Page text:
All that sounds great, but what if the ad for Grouper fishing shows up on a search query for Red Snapper Fishing?

That is a typical case of keyword cannibalism and you should implement ad group level negative keywords to prevent it.

Implementing Ad Group Level Negative Keywords

Retaking the example mentioned above, you should include ad group level negative keywords such as “Grouper fishing” and [Grouper charter fishing] on your Red snapper ad group to avoid cannibalism.

The logic behind this approach is that potential clients searching for grouper fishing will not be allowed to trigger the ad for red snapper fishing but instead be taken to the right ad which will be the one for grouper fishing.

Depending on your ad group and keyword structure you should try to implement this approach throughout your campaign to avoid cannibalism.

Include Negative Keywords For Ad Groups With Similar Service Keywords

If you have ad groups sharing the same root keywords such as: “Charter fishing trips” and “Affordable charter fishing trips”, “Discount charter fishing trips”, then for the Charter fishing trips ad group you should include negative keywords at ad group level: Affordable and Discount to avoid potential cannibalism.

On the Discount charter fishing ad group you should also include negative keywords such as affordable or any other variation that is not included in the ad group keywords.

Again with this approach you should be able to avoid your ad showing for the wrong searches and have more relevancy as your ads should be showing only for queries that are highly relevant to your ad group’s keywords.

Tip 3) Systematically Take A Look At Your Campaign Search Terms.

When optimizing your campaigns you should take a look at your search terms.

By doing this you could find that some of your ad groups are receiving clicks for keywords that you already have included in other ad groups.

You might notice that the Ad Group. “Naples fishing trips” is getting searches for the affordable fishing trips and vice-versa.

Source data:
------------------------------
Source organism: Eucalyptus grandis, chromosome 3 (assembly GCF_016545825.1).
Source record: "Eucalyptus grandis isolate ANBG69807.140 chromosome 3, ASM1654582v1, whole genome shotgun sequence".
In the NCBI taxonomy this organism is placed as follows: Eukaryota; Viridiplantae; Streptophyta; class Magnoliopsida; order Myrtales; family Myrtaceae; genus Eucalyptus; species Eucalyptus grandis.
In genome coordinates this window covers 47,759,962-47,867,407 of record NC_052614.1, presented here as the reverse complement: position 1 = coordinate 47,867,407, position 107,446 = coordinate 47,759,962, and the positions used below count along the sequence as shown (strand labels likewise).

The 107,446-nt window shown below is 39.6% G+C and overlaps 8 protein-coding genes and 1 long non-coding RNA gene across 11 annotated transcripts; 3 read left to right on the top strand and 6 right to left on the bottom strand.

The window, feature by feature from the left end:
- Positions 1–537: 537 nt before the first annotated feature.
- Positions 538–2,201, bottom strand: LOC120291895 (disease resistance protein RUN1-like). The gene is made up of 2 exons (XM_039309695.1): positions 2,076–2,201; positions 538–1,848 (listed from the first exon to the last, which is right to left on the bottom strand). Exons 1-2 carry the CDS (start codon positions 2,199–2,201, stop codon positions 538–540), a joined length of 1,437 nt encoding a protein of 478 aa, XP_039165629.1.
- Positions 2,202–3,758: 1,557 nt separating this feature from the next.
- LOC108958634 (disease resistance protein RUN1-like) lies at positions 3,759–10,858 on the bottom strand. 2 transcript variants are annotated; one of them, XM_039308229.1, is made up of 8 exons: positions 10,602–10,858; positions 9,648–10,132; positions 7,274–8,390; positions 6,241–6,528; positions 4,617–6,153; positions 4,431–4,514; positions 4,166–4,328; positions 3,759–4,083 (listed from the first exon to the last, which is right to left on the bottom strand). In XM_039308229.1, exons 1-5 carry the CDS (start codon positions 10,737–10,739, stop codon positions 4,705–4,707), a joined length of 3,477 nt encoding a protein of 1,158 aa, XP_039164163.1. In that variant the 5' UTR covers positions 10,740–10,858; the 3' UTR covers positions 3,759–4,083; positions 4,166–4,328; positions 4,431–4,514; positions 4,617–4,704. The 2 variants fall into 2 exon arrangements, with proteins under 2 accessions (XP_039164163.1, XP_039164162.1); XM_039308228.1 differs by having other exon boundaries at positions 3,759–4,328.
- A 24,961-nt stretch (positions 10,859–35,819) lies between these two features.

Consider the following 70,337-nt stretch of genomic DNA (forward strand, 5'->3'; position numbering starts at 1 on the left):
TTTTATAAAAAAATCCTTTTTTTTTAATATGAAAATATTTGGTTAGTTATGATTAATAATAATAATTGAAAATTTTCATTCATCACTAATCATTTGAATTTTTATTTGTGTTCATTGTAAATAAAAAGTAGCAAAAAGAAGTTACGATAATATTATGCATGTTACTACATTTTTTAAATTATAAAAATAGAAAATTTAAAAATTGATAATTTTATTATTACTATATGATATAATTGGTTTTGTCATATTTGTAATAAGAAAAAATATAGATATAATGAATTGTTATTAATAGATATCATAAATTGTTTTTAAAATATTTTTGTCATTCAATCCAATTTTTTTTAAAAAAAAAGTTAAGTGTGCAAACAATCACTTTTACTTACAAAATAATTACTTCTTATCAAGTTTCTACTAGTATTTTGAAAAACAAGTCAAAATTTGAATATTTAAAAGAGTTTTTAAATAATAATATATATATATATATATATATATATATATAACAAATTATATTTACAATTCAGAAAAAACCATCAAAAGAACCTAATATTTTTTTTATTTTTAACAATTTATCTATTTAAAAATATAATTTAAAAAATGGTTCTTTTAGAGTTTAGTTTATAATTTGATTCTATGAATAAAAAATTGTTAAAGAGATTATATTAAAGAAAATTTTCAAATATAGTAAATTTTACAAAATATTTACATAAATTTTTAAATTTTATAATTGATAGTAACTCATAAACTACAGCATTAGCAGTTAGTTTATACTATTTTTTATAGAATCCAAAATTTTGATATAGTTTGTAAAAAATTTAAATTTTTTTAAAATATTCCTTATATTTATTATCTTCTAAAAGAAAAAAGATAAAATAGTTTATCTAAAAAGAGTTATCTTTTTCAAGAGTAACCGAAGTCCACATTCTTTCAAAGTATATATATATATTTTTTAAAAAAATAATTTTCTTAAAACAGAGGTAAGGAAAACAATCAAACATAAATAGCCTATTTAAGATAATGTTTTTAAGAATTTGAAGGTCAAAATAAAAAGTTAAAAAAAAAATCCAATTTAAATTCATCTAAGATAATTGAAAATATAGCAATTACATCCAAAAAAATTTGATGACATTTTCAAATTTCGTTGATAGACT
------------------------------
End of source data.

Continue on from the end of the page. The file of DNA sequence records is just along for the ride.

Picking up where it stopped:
If that’s the case then you could include additional ad group level negative keywords to redirect campaign traffic to the most relevant ad group.

If you keep using this technique during your optimizations, your campaign should be free of keyword cannibalism in a relatively short period of time.

Tip 4) Add Campaign Level Negative Keywords

If you’re using similar campaigns but in different keyword match type then you have to be sure to include campaign level negative keywords to prevent cannibalism.

Let’s pretend you’re running two campaigns, one is Broad match modifier (BMM) and the other one is Exact match.

In this case you would like to make sure that your broad match campaign is not cannibalizing the exact match campaign.

A good way to prevent that from happening is to include the exact match campaign’s keywords as negative keywords on the BMM campaign.

In your BMM campaign you might have keywords such as:

    • +florida +charter +fishing
    • +deep +sea +florida +fishing
    • +naples +charter +fishing +tours
Then, you should add the same keywords but in exact match to the BMM campaign:
    • [florida charter fishing]
    • [deep sea florida fishing]
    • [naples charter fishing tours]

In this manner you should be able to prevent keyword cannibalism among the two campaigns as the BMM campaign won’t be able to trigger ads that will show for exact match keywords.